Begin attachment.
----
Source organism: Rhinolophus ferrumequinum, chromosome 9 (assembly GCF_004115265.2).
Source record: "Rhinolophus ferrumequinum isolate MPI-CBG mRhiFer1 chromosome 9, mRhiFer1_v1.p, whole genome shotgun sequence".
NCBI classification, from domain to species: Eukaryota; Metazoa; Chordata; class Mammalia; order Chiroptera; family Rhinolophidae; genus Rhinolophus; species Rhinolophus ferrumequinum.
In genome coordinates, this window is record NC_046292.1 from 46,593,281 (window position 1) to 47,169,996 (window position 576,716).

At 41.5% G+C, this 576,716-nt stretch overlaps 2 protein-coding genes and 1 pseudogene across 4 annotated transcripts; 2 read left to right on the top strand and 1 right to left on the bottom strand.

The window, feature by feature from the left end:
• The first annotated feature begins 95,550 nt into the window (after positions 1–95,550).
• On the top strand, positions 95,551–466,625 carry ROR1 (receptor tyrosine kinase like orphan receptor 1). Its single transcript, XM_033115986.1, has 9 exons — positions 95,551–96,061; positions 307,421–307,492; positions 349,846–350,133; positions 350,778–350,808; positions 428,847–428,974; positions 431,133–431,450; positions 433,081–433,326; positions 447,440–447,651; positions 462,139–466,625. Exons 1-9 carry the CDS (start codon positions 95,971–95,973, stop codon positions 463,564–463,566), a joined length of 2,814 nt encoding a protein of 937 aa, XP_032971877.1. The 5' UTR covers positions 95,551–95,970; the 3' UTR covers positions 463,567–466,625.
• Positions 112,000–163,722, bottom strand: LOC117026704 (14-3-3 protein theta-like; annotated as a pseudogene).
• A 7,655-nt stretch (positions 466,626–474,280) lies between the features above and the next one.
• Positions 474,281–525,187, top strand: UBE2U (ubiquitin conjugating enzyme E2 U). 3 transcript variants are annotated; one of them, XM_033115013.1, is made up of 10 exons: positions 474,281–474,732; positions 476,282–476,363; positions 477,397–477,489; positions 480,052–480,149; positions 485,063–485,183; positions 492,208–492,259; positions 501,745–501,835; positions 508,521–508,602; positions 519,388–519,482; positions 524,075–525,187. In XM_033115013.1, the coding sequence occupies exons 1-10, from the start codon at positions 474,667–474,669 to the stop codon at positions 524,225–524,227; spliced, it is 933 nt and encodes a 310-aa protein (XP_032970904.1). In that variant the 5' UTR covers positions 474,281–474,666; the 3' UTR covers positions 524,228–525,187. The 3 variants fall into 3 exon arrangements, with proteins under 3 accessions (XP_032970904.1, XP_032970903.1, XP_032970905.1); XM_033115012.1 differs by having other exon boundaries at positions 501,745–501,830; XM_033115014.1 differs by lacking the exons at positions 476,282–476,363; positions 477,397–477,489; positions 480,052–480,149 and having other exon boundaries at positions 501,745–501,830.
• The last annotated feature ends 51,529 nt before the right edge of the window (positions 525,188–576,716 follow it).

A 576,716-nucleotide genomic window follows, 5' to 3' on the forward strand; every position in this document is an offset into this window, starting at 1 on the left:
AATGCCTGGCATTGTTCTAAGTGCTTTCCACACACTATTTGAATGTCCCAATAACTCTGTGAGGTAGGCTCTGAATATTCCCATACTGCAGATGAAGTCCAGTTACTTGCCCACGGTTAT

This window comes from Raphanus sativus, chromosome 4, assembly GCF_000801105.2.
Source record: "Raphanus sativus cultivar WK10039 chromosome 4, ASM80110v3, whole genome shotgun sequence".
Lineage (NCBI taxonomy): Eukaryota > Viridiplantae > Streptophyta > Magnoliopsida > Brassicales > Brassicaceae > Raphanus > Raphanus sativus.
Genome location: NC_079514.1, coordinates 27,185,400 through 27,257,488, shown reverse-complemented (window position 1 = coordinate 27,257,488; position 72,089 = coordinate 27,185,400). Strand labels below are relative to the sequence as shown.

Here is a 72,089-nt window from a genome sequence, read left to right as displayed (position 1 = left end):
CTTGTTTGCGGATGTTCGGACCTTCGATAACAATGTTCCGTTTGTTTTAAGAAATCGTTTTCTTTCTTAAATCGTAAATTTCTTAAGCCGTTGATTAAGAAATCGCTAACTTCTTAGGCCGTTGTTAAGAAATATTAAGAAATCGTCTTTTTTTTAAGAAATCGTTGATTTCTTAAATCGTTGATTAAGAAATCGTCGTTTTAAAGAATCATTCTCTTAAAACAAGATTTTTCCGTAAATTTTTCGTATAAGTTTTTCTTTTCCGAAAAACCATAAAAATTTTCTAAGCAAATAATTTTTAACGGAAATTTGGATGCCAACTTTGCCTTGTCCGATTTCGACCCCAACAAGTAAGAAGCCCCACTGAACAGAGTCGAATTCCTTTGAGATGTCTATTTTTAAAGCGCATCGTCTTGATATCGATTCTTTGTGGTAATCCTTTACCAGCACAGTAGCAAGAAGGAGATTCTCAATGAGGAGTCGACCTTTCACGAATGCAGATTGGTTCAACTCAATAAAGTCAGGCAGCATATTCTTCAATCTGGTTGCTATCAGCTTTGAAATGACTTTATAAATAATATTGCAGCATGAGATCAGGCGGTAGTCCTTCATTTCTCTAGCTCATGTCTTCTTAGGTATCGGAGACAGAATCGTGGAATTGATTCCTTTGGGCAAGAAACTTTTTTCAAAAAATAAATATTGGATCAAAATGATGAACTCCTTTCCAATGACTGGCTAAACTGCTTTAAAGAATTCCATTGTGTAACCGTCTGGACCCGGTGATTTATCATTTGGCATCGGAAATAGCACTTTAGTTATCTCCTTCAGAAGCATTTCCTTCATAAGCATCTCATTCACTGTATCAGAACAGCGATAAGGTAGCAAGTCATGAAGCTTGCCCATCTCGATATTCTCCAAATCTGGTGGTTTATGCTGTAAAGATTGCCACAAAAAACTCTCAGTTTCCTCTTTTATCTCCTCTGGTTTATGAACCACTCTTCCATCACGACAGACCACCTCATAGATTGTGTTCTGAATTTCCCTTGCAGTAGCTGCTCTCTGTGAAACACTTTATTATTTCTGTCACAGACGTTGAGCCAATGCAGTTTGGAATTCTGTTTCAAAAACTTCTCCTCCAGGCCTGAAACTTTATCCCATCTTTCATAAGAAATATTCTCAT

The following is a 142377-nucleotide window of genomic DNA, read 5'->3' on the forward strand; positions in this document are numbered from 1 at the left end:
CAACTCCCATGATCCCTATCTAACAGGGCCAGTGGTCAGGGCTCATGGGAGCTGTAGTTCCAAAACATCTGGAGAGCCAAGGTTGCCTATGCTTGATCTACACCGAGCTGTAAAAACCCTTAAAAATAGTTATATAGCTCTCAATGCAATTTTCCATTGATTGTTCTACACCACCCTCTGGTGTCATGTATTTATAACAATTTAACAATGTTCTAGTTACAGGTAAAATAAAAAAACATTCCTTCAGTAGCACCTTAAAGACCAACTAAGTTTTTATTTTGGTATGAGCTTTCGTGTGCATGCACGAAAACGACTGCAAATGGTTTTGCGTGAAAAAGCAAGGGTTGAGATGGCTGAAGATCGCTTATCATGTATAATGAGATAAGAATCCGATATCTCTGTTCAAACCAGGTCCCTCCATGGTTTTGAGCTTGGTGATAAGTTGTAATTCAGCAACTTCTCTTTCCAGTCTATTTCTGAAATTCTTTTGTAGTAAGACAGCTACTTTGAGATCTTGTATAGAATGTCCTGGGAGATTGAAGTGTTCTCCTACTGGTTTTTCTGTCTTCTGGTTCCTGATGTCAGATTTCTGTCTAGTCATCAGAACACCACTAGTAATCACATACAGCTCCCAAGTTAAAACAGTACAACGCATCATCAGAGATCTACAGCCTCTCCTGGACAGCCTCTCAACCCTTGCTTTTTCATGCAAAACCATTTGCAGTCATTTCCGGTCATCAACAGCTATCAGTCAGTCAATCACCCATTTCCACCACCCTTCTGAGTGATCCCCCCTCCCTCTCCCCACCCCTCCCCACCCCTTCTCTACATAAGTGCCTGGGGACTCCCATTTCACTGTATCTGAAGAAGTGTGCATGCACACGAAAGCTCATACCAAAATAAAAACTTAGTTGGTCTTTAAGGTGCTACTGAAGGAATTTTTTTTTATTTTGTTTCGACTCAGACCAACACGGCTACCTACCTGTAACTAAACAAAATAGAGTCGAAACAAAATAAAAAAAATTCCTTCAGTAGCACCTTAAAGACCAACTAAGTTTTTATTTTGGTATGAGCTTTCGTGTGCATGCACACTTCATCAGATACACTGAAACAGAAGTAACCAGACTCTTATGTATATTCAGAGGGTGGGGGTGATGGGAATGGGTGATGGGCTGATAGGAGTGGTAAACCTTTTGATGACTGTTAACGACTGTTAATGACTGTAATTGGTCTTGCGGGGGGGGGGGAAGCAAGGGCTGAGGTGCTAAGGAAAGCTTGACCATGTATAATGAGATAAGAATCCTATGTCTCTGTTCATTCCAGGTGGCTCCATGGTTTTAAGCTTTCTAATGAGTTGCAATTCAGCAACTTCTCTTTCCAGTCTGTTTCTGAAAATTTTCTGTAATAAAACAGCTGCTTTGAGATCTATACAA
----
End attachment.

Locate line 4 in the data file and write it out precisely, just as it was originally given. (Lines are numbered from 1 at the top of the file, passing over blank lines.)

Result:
In genome coordinates, this window is record NC_046292.1 from 46,593,281 (window position 1) to 47,169,996 (window position 576,716).